Alvarez stands as the only man to beat Gaethje in professional mixed martial arts and Poirier is unsure of how “The Highlight” will bounce back from his first ever loss.
“I do know that he’s a tough individual mentally. He’ll push himself, and no matter how much blood or pain he’s in, he’s going to walk forward and try to finish the fight,” Poirier said. “And I admire that about him, like I said. That’s a warrior’s spirit. But this is a thinking man’s game as well. You have to have a fine balance of both. We’ll see.
“Either he’s going to be the best Justin Gaethje he’s ever been, he might start showing some of those Division I All-American skills that he has, showing some other wrinkles in his game; he might be more motivated than he’s ever been to get that loss out of his mind and get back into the win column. Or, he’s going to be second-guessing himself and wondering what he did wrong, if he belongs in there.”
Poirier is a fan of Gaethje’s ultra-aggressive style, where he will happily walk through a wall of punches just to unleash his own attacks. The caliber of fighters in the UFC is a significant step up over what Gaethje has faced in other organizations. The Octagon is where he’ll come up against fighters who can expose his weaknesses. It seems to be working so far for Gaethje inside the Octagon, albeit the loss to Alvarez.
“It’s not (a sustainable style), and I said that when he was with World Series of Fighting,” Poirier said. “I’m good friends with (ATT coach) Mike Brown, who’s also an MMA mastermind. He understands fighting and understands styles and matchup, and I’ve told him that before, that this guy is going to have to switch his fighting style or he’s going to have a short career. He’s going to have a bunch of fun paydays and a bunch of memorable fights, but it’s not going to last. Once it starts going downhill, it’s going to go down fast for him, fighting like that. Of course he’s going to catch guys here and there, win some bonuses, and like I said, have some great fights that people are going to remember. And it seems like that’s what he’s fighting for. He loves that, and that’s awesome.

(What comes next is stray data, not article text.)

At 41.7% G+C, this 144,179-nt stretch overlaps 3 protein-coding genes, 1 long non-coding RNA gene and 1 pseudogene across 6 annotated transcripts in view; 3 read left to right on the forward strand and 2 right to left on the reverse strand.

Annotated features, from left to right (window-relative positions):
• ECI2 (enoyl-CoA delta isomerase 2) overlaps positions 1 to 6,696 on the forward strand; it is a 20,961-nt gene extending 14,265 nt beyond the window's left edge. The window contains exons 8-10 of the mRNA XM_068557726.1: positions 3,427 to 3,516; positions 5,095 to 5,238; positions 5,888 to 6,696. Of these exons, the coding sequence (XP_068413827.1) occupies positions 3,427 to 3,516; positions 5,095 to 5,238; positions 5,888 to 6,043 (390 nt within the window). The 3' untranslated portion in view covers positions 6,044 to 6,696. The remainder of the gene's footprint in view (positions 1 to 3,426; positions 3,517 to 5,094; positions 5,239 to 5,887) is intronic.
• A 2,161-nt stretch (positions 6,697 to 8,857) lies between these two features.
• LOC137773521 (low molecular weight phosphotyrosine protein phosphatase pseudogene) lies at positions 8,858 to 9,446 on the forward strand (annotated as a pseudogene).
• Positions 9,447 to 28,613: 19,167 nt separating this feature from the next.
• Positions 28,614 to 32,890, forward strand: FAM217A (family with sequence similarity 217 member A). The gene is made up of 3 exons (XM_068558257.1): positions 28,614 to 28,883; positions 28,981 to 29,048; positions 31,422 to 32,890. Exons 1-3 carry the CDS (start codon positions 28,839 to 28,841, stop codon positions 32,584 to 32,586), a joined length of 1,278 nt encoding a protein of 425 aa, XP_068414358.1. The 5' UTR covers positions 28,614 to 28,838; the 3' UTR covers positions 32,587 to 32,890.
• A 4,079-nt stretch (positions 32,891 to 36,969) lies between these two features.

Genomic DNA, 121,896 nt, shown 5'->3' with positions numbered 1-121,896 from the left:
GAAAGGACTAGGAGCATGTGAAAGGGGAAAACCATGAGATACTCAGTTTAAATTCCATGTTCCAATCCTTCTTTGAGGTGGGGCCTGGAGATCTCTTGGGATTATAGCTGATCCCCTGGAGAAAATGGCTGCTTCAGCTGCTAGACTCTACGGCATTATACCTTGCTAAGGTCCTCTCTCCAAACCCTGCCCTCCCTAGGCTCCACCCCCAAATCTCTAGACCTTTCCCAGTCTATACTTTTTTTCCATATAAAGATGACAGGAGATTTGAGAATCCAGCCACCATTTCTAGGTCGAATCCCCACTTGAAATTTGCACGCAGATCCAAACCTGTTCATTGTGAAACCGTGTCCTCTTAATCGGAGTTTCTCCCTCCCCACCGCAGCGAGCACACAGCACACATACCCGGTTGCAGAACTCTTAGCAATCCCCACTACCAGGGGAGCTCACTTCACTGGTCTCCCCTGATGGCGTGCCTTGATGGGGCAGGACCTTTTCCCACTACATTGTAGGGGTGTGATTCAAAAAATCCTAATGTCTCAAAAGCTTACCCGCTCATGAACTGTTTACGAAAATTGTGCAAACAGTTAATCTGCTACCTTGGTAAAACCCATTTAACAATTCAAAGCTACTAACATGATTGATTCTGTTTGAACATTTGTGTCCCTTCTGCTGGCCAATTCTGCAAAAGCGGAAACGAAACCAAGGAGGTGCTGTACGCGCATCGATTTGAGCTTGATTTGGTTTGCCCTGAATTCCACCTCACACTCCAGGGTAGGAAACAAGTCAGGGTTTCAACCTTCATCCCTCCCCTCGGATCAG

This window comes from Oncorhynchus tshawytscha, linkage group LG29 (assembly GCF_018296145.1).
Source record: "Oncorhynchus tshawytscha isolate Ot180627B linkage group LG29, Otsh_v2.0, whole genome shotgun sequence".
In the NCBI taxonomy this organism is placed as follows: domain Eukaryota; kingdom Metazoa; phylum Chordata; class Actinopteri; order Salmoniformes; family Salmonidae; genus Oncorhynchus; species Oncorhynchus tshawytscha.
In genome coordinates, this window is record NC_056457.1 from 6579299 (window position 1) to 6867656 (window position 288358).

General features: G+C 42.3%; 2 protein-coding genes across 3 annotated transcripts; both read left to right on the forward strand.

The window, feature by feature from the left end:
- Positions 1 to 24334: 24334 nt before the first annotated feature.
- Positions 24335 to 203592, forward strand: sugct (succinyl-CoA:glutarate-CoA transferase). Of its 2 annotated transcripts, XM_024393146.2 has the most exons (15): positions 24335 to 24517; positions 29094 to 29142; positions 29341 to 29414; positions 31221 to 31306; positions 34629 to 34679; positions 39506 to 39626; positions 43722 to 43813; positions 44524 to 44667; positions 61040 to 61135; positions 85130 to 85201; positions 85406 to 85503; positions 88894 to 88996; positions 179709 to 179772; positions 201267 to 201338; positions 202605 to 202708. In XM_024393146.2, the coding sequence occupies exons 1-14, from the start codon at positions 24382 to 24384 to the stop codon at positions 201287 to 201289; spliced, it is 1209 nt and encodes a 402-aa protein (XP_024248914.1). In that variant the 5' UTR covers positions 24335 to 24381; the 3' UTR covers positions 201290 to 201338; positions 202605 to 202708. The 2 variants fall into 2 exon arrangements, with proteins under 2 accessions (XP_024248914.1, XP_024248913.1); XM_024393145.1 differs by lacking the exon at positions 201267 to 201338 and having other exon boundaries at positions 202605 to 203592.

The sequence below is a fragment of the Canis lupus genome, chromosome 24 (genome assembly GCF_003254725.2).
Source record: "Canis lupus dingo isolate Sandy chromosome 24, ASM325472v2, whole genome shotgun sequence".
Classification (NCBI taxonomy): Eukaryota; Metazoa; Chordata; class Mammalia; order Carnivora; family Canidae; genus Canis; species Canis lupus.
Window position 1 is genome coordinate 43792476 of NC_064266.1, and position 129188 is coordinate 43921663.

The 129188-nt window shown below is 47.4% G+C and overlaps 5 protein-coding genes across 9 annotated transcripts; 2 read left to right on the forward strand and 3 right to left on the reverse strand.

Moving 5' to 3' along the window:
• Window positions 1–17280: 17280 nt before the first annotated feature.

“But I want to be a world champion, man. And I want that to be a by-product of me fighting at my best. I’m not going out there looking to see who’s willing to lose more blood, because I’ll die out there. I know I would, but I don’t want that. I want to go in there and have smooth fight and show my skill.”
Gaethje has publically questioned Poirier’s mental strength in the lead up to the fight if the bout goes into deep waters. However, Poirier is confident he has what it takes to survive and outlast his opponent.
“I think it’s cute,” he said. “We’ll find out. Bring me there. Let’s go. I’m not Eddie Alvarez, I’m not these guys. I can crack and I have the best technique he’s ever fought in his fighting career. You’ll see, man.
“I’m a complete fighter and I’m not scared, I’m very willing to use every part of the game to get the win by any means necessary. And I’m going to outclass him everywhere. I’m going to make him look like an amateur out there.”